2. Teaching beginners is frustrating because they don’t remember what being a beginner was like
  3. At the more experienced end of this stage, able to see much of what is right or wrong in one take (i.e. watching a kayak roll, turns in skiing, or a climber forgetting to keep the core tight)
  4. Able to manage a larger group of participants as well as less developed staff
  5. A leader that has been at this stage for a while will see how a group is performing and will easily have several options mentally available without much thought

With DKE

  1. Common among instructors who grew up doing a certain activity but never had to teach it—they can execute the skill but don’t understand how to explain all elements of their skill and so give superficial examples or move on to new skills before the student is ready
  2. Fails to keep current with new methodologies, with a “ain’t broke, don’t fix it” mentality
  3. When working for a new company or program, less than willing to do something the new way, since it may require relearning skills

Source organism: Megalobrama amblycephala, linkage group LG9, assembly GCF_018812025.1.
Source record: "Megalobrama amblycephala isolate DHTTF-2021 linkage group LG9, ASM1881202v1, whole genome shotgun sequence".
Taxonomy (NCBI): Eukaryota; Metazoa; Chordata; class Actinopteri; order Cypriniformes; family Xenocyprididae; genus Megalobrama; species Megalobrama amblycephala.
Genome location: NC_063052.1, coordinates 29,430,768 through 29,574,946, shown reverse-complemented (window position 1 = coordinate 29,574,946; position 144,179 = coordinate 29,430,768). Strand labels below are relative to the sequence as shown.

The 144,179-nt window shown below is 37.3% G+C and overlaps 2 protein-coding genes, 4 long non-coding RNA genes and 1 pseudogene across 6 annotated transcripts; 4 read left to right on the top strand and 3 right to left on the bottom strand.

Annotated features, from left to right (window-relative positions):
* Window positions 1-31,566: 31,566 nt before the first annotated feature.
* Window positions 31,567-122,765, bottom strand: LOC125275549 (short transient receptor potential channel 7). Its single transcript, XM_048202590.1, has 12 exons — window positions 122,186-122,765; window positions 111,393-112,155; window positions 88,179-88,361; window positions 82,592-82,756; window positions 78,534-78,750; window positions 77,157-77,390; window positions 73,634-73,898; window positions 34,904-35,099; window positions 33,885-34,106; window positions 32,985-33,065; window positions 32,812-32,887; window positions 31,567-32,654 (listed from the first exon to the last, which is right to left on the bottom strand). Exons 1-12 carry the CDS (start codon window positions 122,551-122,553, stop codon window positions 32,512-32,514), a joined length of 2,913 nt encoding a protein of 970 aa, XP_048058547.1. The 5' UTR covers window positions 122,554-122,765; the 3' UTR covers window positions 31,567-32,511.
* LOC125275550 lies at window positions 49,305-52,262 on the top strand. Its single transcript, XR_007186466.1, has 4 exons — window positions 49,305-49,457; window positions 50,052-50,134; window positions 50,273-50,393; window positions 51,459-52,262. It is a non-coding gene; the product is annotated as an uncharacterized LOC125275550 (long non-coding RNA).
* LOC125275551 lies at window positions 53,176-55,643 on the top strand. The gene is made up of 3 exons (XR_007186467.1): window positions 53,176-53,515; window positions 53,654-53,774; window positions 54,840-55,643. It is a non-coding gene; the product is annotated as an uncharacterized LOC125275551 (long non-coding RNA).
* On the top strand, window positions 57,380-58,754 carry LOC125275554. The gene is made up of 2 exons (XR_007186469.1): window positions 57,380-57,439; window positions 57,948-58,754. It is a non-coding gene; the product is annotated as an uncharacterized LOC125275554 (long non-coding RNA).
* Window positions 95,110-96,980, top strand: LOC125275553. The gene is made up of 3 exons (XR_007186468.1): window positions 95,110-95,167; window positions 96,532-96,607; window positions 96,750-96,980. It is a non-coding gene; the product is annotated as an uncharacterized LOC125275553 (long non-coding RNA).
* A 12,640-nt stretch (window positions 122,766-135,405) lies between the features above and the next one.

Use the above lists as a guide to types of behavior seen but remember that different skill sets progress as different speeds. Someone might be consciously competent for leading a group but consciously incompetent for the technical skills involved. The DKE Conscious Competence Model indicates a black and white difference between stages, but arriving at any one stage is nebulous, with often an “ohhh!” moment when realizing someone has finally grown from one stage.

Do not just evaluate a staff member (or yourself) during a client trip or training program, but use their everyday communication and conversations to glean clues to their level of competence.

 


 

Brad Beggs
Since his introduction to the world of human powered outdoor sports as an undergrad, Brad has dedicated his vocation and avocation to the outdoors life. After spending several years as a vagabond climbing guide and earning a Masters in Recreation Administration from UT Knoxville, he now directs the Adventure Program at East Carolina University. In his spare time, he’s writing a guidebook to paddling Eastern NC.


 

The opinions of contributing writers may not be the the same as the opinions of OSI.

Posted by

Brad Beggs

on 5/18/15
Categories: 
Program ManagementOutdoor LeadershipResource